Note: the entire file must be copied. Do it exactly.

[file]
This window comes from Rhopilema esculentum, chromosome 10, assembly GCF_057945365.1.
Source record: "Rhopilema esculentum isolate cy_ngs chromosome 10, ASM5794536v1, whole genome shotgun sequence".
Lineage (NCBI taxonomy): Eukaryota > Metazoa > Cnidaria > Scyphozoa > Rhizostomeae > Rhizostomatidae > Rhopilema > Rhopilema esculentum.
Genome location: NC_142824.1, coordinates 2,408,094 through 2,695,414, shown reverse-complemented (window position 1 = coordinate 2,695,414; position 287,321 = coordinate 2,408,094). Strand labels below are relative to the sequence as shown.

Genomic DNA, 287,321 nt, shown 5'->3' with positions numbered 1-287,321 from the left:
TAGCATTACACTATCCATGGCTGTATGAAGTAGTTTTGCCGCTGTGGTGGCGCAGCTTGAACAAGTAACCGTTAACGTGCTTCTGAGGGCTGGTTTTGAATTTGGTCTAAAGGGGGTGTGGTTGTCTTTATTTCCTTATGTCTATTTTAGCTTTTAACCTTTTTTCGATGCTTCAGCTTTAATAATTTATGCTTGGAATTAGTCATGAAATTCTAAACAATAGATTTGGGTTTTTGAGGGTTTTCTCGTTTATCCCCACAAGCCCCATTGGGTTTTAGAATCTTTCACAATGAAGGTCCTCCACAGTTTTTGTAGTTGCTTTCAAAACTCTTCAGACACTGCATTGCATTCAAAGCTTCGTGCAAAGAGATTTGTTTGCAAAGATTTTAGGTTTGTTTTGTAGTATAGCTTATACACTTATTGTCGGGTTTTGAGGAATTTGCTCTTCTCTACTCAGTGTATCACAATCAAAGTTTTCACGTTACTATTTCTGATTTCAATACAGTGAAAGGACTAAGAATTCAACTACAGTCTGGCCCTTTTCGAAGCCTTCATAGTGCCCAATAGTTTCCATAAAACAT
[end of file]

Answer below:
This window comes from Rhopilema esculentum, chromosome 10, assembly GCF_057945365.1.
Source record: "Rhopilema esculentum isolate cy_ngs chromosome 10, ASM5794536v1, whole genome shotgun sequence".
Lineage (NCBI taxonomy): Eukaryota > Metazoa > Cnidaria > Scyphozoa > Rhizostomeae > Rhizostomatidae > Rhopilema > Rhopilema esculentum.
Genome location: NC_142824.1, coordinates 2,408,094 through 2,695,414, shown reverse-complemented (window position 1 = coordinate 2,695,414; position 287,321 = coordinate 2,408,094). Strand labels below are relative to the sequence as shown.

Genomic DNA, 287,321 nt, shown 5'->3' with positions numbered 1-287,321 from the left:
TAGCATTACACTATCCATGGCTGTATGAAGTAGTTTTGCCGCTGTGGTGGCGCAGCTTGAACAAGTAACCGTTAACGTGCTTCTGAGGGCTGGTTTTGAATTTGGTCTAAAGGGGGTGTGGTTGTCTTTATTTCCTTATGTCTATTTTAGCTTTTAACCTTTTTTCGATGCTTCAGCTTTAATAATTTATGCTTGGAATTAGTCATGAAATTCTAAACAATAGATTTGGGTTTTTGAGGGTTTTCTCGTTTATCCCCACAAGCCCCATTGGGTTTTAGAATCTTTCACAATGAAGGTCCTCCACAGTTTTTGTAGTTGCTTTCAAAACTCTTCAGACACTGCATTGCATTCAAAGCTTCGTGCAAAGAGATTTGTTTGCAAAGATTTTAGGTTTGTTTTGTAGTATAGCTTATACACTTATTGTCGGGTTTTGAGGAATTTGCTCTTCTCTACTCAGTGTATCACAATCAAAGTTTTCACGTTACTATTTCTGATTTCAATACAGTGAAAGGACTAAGAATTCAACTACAGTCTGGCCCTTTTCGAAGCCTTCATAGTGCCCAATAGTTTCCATAAAACAT